Appeal from the Circuit Court of Kane County. No. 93--CF--1904. Honorable James T. Doyle, Judge, Presiding. This Opinion Substituted on Remand for Withdrawn Opinion of March 21, 1997, Previously
Released for Publication January 15, 1998.
Presiding Justice Geiger delivered the opinion of the court. Thomas and Rathje, JJ., concur.
The opinion of the court was delivered by: Geiger
PRESIDING JUSTICE GEIGER delivered the opinion of the court:
On March 21, 1997, this court filed its Opinion in the above entitled case. See People v. Williams, 287 Ill. App. 3d 262, 222 Ill. Dec. 722, 678 N.E.2d 334 (1997). In that opinion, we affirmed defendant Terrence Williams' convictions and sentence. On October 1, 1997, our supreme court denied the defendant's petition for leave to appeal. However, the supreme court's order also provided:
"In the exercise of this Court's supervisory authority, the Appellate Court, Second District, is directed to vacate the judgment entered in case No. 2--95--0018 (March 21, 1997), and to reconsider the cause in light of People v. Fornear, 176 Ill. 2d 523, 224 Ill. Dec. 12, 680 N.E.2d 1383 (1997)."
Pursuant to this order, we vacate our earlier opinion and reconsider the merits of the defendant's appeal.
Following a jury trial, the defendant was convicted of unlawful use of a weapon by a felon (UUW) (720 ILCS 5/24--1.1 (West 1994)), four counts of aggravated discharge of a firearm (720 ILCS 5/24--1.2(a)(2) (West 1994)), and involuntary manslaughter (720 ILCS 5/9--3 (West 1994)). He was sentenced to 12 years' imprisonment on each count of aggravated discharge of a firearm, 4 years' imprisonment for involuntary manslaughter, and 5 years' imprisonment for UUW, all sentences to run concurrently.
On appeal, the defendant raises the following issues: (1) whether the jury verdicts were legally inconsistent; (2) whether the trial court erred when it refused to instruct the jury on the offense of reckless conduct; and (3) whether the trial court abused its discretion in sentencing the defendant to 12 years' imprisonment on each count of aggravated discharge of a firearm.
According to the testimony at trial, the defendant and the victim, Steven Potts, had a confrontation at an apartment complex. According to the defendant, after the confrontation and as he was leaving the building, he heard the victim say, "I got you, nigger." The victim then fired a shot. The defendant turned around and fired his gun six times with his eyes closed. According to the defendant, he fired into the air "above their heads" because he wanted to protect himself and make the victim run away. One of the shots struck and killed the victim. The defendant's gun was a nine millimeter which held six cartridges.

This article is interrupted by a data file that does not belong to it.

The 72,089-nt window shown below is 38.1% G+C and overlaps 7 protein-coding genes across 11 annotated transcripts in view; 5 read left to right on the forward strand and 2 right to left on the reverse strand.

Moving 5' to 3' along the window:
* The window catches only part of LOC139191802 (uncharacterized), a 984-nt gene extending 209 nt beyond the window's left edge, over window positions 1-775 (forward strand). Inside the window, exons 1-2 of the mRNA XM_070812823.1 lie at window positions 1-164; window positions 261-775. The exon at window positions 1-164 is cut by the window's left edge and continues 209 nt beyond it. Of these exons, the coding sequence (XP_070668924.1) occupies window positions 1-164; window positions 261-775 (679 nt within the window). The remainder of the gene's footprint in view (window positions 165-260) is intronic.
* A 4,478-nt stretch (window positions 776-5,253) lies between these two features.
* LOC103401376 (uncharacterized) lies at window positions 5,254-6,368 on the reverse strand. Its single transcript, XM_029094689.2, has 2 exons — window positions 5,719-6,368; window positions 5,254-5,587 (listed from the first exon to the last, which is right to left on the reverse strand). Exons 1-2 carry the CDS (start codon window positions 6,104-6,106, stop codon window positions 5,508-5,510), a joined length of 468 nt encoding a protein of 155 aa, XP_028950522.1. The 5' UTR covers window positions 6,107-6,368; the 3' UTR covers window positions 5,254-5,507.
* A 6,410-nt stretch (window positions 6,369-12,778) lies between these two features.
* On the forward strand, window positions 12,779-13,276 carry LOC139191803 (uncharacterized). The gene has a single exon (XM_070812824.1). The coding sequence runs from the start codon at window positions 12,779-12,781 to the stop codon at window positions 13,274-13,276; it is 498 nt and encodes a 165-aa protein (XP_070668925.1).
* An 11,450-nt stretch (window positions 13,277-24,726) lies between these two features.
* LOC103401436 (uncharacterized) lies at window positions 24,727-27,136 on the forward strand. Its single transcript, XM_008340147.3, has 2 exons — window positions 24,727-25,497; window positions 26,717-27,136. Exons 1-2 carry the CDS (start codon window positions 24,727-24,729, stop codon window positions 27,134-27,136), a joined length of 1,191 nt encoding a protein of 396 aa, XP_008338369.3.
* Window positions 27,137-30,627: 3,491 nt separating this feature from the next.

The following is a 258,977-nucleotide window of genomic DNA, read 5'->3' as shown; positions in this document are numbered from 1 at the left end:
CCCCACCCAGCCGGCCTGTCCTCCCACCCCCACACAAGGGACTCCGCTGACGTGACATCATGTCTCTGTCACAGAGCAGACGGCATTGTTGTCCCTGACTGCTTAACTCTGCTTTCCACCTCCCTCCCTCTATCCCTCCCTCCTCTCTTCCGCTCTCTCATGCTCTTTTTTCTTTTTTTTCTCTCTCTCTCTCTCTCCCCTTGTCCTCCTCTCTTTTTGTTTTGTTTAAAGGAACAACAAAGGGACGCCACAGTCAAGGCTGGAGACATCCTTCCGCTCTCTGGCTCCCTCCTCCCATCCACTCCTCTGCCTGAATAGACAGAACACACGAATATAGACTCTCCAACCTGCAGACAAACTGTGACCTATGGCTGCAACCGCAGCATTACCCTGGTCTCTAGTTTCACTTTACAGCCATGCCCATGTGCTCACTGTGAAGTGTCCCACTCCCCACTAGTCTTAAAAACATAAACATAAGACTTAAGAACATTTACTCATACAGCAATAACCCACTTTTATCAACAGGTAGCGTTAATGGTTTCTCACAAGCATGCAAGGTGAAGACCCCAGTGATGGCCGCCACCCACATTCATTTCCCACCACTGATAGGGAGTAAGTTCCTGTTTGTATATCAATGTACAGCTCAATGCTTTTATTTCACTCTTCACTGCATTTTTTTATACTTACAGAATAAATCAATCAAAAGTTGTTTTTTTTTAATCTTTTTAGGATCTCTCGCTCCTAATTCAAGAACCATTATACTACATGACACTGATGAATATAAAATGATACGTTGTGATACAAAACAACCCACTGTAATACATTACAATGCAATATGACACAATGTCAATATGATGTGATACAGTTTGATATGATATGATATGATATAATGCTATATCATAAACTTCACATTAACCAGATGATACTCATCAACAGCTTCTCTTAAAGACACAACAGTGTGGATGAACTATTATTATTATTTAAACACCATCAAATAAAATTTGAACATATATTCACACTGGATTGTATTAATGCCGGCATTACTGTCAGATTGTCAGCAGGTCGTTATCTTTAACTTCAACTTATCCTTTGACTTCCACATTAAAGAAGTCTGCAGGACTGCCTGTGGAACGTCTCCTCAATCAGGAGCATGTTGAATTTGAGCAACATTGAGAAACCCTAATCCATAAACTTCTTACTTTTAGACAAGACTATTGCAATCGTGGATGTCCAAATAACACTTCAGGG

Two of the victim's brothers and a friend of the victim were present and witnessed the incident. Each witness had a different version of the events. Jeff Potts testified that he heard the defendant say, "I got you mother f///--- now," and then the defendant opened fire. According to Jeff, he heard seven shots fired. The other witnesses heard the gunshots but did not see who fired the gun. A defense witness testified he saw a gun in the victim's possession earlier in the evening. However, no gun was found on or near the victim's body.
The defendant's first argument on appeal is that the jury verdicts finding him guilty of involuntary manslaughter and aggravated discharge of a firearm are legally inconsistent because they required the jury to determine that the defendant's mental state was both reckless and knowing at the same time.
Legally inconsistent verdicts cannot stand because they are unreliable. People v. Spears, 112 Ill. 2d 396, 406-07, 98 Ill. Dec. 9, 493 N.E.2d 1030 (1986). At a minimum, such verdicts suggest confusion or misunderstanding on the part of the jury. People v. Klingenberg, 172 Ill. 2d 270, 281, 216 Ill. Dec. 813, 665 N.E.2d 1370 (1996). Where inconsistent guilty verdicts are returned, the defendant is entitled to a reversal of the convictions and a new trial on all counts. Spears, 112 Ill. 2d at 407. Guilty verdicts are legally ...